The Japanese recorded his best career result in the first race of the season, sixth, and managed to get into the top ten in qualifying once, in Singapore. His nine point tally was higher than his father scored in his first full season (seven in 1987).
David Coulthard celebrates his podium finish in Montreal with the fans © XPB
Coulthard goes in to retirement following the worst of his 15 seasons: His worst ranking ever, 16th, lowest amount of points, eight, and he was also soundly beaten by Webber in qualifying (15-3). Six of his points were scored when he posted his last career podium in Canada.
Coulthard was able to score at least one podium in 12 different seasons, the third all-time value after Michael Schumacher (15) and Nigel Mansell (13).
Coulthard's career lasted exactly 14 years, five months and four days and was the eighth longest in F1. The record belongs to Graham Hill, 16 years, eight months and eight days separating the 1958 Monaco Grand Prix and the 1975 Brazilian Grand Prix.
Webber reached the 100 career points mark in Japan after 119 races. His seasonal high point was second place on the Silverstone grid.
The Italian recorded his first podium in three years in France, and his first front-row start in three years in Brazil.
First full season for the German, who recorded his maiden podium in Hungary.
Bourdais scored points in his debut race, despite not finishing it after running as high as fourth.
Franz Tost, Dietrich Mateschitz, and Sebastian Vettel celebrate Toro Rosso's victory in Monza © XPB
The pole and win at Monza put Vettel among F1's wonder-kids. He was the youngest pole-sitter, winner and driver on the podium.
Button endured one of his darkest seasons in F1. He scored only three points and recorded his worst championship ranking: 18th. His only points finish of the year came in Spain. In Singapore he took part in his 150th grand prix.
All-time record man for race starts (267 after Brazil), Barrichello enjoyed his moment of glory at the British Grand Prix, when he took his first podium in four years.
Unlucky Monaco was one of 11 retirements in 18 races for Sutil. The German scored the highest number of retirements in a single season of the new century, equalling Juan Pablo Montoya (2001), Kimi Raikkonen (2002), Olivier Panis (2002), Giancarlo Fisichella (2003) and Webber (2006). The all-time record belongs to Andrea de Cesaris, who retired in all 16 races of the 1987 season.
For the first time in a full season Fisichella was not able to score points. In Monaco, he celebrated his 200th race start.
Lewis Hamilton accepts the congratulations of his team at the McLaren Technology Centre © LAT
Became F1's youngest world champion. After 35 race starts, the McLaren driver's record is:
• All-time leader for points per race, 5.91, in front of Juan Manuel Fangio (5.64) and Michael Schumacher (5.52).
• Third all-time for average starting position, 3.26, behind Juan Manuel Fangio (1.76) and Giuseppe "Nino" Farina (3.12).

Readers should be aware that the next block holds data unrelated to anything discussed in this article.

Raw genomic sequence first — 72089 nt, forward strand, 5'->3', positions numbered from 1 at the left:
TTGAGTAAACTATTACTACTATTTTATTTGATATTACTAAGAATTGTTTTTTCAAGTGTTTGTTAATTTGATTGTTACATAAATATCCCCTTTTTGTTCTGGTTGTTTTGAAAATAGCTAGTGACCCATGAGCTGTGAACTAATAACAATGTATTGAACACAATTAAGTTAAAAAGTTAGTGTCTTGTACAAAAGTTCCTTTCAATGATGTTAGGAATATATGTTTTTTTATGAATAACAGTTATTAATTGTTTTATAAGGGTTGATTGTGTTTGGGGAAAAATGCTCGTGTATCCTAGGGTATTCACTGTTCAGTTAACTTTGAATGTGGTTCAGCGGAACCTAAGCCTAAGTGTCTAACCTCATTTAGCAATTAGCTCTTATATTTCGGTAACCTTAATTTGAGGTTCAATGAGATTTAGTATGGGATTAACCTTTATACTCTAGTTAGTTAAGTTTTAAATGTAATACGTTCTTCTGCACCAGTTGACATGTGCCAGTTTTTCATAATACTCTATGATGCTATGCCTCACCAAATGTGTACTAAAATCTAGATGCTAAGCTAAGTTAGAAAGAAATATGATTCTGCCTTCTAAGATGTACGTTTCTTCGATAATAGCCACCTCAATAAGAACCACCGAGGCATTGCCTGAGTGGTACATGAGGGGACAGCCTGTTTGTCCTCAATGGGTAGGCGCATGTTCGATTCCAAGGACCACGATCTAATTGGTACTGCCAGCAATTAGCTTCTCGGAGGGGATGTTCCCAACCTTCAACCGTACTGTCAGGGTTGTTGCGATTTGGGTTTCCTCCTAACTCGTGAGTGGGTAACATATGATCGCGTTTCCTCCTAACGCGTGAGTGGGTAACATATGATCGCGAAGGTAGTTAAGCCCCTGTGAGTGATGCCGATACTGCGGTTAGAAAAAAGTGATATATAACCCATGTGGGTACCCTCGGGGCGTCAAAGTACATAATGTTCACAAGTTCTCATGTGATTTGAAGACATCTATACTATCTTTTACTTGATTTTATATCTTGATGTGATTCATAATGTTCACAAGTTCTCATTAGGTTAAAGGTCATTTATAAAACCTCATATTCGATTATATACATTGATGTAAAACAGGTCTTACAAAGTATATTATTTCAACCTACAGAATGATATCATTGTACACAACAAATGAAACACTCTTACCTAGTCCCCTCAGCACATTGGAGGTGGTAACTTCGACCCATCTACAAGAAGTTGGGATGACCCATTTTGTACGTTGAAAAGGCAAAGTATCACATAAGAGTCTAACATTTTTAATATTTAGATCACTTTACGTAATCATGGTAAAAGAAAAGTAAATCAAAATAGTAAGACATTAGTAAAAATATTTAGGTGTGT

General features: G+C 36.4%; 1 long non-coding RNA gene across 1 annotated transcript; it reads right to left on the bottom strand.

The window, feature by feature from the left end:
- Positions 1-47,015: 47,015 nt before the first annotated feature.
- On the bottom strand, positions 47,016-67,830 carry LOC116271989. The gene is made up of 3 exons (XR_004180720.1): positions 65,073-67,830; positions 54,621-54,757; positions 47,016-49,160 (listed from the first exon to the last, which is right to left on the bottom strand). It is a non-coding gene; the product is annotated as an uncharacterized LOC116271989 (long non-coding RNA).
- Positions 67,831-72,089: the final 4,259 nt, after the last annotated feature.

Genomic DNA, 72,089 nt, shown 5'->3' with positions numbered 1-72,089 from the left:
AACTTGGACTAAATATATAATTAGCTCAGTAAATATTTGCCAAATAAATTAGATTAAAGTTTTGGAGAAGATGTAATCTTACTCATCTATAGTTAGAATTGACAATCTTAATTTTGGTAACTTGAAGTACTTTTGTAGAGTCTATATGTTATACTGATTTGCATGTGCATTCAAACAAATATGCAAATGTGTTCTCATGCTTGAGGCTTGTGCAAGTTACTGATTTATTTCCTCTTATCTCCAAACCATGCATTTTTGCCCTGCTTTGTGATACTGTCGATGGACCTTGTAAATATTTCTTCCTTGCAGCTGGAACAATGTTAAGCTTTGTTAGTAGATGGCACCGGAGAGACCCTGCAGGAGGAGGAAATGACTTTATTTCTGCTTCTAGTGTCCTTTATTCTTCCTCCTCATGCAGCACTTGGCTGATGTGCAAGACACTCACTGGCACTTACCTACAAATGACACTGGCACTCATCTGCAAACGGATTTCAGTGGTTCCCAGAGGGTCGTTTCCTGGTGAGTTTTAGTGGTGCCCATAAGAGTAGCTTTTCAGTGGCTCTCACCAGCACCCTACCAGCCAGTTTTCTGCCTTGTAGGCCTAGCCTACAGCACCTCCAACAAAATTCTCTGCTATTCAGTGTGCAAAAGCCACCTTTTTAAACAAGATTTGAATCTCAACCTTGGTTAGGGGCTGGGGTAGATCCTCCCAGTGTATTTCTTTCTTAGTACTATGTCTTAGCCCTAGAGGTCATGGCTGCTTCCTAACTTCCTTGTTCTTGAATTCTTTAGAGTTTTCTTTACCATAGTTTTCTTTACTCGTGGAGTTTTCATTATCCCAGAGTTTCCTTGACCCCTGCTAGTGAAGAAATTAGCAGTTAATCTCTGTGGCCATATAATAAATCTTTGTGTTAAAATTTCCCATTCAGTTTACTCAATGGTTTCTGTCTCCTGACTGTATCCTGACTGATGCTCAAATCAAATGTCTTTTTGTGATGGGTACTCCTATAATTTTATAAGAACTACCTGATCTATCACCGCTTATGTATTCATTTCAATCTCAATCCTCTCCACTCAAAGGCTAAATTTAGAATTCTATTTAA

• Second all-time for the percentage of races on the podium out of starts with 62.8%, behind Juan Manuel Fangio's 68.6%.
• Third all-time for the percentage of races led, 65.7%, behind Alberto Ascari (81.2%) and Juan Manuel Fangio (80.3%).
The Finn recorded his first win (Hungary), his first pole (Great Britain) and his first fastest lap (Australia), scoring three podium places to add the one he took in 2007.
Ferrari finished the 2008 season down almost 30 points from 2007, losing the drivers' championship, but nevertheless recorded their 16th constructors title.
An important milestone was reached in France: the 200th pole position
Won their first drivers' championship since 1999. Podium placings plummeted from 24 in 2007 to 13 this year, front row starts went from 21 to 13 and wins from eight to six
BMW Sauber confirmed their status as the third strongest force in the championship, scoring their first win in Canada, first pole in Bahrain and first fastest lap in Malaysia. The team recorded 11 podium finishes and 135 points in their best season ever.
Back to winning ways after the drought of last year, the French team scored almost 30 points more than in 2007.
Nico Rosberg and Kazuki Nakajima in the pits during practice © XPB
Williams suffered a downturn since 2007. They went from fourth, with 33 points, to eighth with 26 in the constructors' championship.
The victory drought has now lasted now four years, since Juan Pablo Montoya in Brazil in 2004.
For the third time in four years, Red Bull finished seventh in the constructors' standings, scoring only five more points than last year and recording their maiden front row start in Great Britain.
The Japanese team recorded their second best season after 2005: 56 points and fifth place in the constructors' championship, but are still short of a win after 122 races.
The revelation of the season were able to score their first pole and win, and pip the parent Red Bull team to sixth in the standings.
Scored one more point this season than Minardi did in their 21 years (39 to 38).
Honda took a podium in Great Britain and scored eight points more than last year (14 to 6), but ninth was their worst ranking ever in the constructors' championship.
Force India were the only team in 2008 (not counting Super Aguri) not to any score points or podiums, or lead a race.